Finally, I’d like to acknowledge the kindly and thoughtful Dr. Paula Creamer whom my ninety-one-year old grandma sees when she has a mind to, which is about every other month.

Do you know of any physicians today who make house calls (and I don’t mean Dr. Pepper)? Or who telephone after your visit to see how you’re doing? Or who hold your hand during the visit and tell you how much they appreciate your coming in? And who make time to see you no matter how busy they may be? I rest my case. Dr. Creamer does all these things and more. No stuper would even consider doing any of the above without some direct, immediate benefit.

Wherever a praiseworthy quality is found, it’s something creditable to all humanity. Therefore, it’s important that we take a moment to acknowledge it in others and in ourselves. Authentic humans make the world a nicer place to live in.

We become what we think.


Stupidity on the Corner and in the Street

Monday, June 2nd, 2008

I love visiting Santa Barbara, California. It’s lovely and wild and grand and seedy and elegant; a patchwork quilt made of satin, silk, velvet and potato sack squares. Which means fistfuls of stupidity exist here and there.

In particular, there’s a stretch, more accurately, a half-block portion, embedded between bustling downtown and the sandy beach that reeks of stupers (short, yet again, for those woefully inadequate stupid persons). It was there that I witnessed a meager minded mother behind a stroller, waiting at the intersection corner. Sounds innocuous, except that the front of the stroller, carrying a round-faced cherub, sat at a downward slope, firmly planted in the street, daring passing traffic to play a rollicking game of tag while Mom stood impatiently, but safely on the sidewalk. It’s not pretty to watch frozen thought processes that likely wouldn’t even respond to jump-starting. Which reminds me, this same parent dressed warmly in sweater and knitted cap, as it was a little cool at the resort-like, yet positively popular, bohemian beach city. Baby’s bare feet dangled while the practically hairless and uncovered little head bobbed in the gentle ocean breeze. The good news was that both made it across the street. The bad news is that I next witnessed something like this:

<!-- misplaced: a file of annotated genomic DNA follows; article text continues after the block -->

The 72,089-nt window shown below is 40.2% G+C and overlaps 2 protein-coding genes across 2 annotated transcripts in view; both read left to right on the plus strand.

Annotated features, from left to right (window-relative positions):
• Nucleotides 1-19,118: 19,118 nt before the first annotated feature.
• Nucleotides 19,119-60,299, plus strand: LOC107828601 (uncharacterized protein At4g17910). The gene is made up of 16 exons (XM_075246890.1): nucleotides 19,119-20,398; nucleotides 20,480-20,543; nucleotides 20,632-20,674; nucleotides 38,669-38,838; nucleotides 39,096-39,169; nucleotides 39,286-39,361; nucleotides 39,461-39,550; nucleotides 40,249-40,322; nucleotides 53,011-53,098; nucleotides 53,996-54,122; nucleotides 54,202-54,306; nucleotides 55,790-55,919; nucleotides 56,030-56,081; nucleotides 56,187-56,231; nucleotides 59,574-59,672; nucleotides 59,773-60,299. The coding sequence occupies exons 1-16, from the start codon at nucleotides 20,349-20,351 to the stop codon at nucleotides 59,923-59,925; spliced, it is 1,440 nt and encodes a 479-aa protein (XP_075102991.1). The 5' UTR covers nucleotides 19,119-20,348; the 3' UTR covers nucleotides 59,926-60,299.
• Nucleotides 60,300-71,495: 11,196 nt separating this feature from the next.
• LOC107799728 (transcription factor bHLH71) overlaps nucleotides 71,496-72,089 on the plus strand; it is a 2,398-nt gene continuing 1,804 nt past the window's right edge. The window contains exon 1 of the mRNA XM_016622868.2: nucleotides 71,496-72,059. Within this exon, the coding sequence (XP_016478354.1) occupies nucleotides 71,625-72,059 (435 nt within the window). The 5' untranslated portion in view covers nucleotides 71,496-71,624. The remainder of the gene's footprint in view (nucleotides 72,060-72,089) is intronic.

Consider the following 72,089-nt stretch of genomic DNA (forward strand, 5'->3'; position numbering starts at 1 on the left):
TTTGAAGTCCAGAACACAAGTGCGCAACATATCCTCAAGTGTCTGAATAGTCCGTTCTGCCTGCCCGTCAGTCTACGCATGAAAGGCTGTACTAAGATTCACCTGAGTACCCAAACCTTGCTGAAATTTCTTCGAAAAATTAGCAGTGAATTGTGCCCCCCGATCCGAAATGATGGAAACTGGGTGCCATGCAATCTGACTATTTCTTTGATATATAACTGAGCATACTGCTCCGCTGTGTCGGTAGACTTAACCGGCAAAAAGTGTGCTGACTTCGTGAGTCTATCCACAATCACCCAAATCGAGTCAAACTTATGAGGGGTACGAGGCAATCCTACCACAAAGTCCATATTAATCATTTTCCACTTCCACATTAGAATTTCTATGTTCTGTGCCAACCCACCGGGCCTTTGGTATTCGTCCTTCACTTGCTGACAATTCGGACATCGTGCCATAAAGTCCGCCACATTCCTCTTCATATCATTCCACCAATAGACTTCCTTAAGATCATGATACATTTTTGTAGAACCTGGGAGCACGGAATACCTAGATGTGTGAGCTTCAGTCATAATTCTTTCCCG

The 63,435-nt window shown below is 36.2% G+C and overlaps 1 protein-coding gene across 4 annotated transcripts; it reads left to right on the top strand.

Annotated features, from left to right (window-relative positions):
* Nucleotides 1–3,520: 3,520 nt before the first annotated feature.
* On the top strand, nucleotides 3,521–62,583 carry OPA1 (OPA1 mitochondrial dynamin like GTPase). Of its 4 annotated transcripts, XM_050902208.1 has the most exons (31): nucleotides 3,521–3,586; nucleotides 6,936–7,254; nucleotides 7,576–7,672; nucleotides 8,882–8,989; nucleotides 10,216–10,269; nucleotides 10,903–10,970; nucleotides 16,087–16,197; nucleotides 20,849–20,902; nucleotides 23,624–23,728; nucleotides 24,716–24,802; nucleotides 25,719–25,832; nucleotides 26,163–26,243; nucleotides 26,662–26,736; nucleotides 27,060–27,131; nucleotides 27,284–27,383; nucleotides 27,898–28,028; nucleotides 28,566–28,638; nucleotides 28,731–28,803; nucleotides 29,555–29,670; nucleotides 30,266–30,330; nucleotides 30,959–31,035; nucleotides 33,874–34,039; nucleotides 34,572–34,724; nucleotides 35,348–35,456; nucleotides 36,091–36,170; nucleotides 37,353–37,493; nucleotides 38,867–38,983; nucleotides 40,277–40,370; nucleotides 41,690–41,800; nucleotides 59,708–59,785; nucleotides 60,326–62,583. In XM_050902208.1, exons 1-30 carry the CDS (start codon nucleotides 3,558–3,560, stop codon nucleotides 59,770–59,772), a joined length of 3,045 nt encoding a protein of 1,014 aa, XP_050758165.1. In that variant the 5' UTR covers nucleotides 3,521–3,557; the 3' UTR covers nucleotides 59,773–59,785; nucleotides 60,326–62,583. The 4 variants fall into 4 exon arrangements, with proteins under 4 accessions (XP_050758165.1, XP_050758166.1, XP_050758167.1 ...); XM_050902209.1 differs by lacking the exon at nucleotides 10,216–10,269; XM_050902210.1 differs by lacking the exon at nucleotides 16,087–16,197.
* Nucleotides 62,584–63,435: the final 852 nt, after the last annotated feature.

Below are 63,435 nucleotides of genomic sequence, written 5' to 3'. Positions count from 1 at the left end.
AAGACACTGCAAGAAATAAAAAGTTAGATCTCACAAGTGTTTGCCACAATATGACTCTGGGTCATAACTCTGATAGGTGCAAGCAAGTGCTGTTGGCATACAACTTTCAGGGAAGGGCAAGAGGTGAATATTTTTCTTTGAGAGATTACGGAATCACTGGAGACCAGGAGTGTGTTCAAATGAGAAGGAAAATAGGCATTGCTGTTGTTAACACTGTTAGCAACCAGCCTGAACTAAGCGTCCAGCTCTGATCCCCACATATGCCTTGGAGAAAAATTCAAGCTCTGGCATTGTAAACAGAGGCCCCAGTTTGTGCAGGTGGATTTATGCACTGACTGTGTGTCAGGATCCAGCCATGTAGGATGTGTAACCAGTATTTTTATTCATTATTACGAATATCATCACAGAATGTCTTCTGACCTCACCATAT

Take note that this daredevil parent is not in any crosswalk and is maneuvering herself and her child across four lanes. Shouldn’t there be helmets? Air bags? Safety belts, a seeing-eye-dog or a police escort for this type of travel?

Finally, as I drove my merry way past this same half block yesterday, I was abruptly made to stop. No, my brakes didn’t malfunction nor did a stray couch land with a thump in front of my car. As I rounded the corner I saw a small, skinny stuper, standing in the middle of the lane. My lane.

No attempt was made to dart out of the way. In fact, my car didn’t even startle him into budging. I stopped in front of him, so close I could see the whites of his eyes and the Scooby Doo tattoo on his forearm.

I also noticed from his unmoved, cavalier expression that he was held securely in the very palm of stupidity. He moved a few steps closer to the sidewalk, but still resided in the lane. Was he playing chicken? Or was he trying to discover whether his membrane was so permeable that I could pass right through him? My mind went into spin cycle mode, trying to understand.

I gave him Look #2 (reserved for monumental cases of stupidity when nothing else seems to work). The kind of look that could shrivel an onion and curl the toes on a crow. He moved. I drove on. I looked back in my rear view mirror, and he was at it again.

Thinking is fast becoming a lost art. Imagine the price it’ll fetch for those who actually use their minds.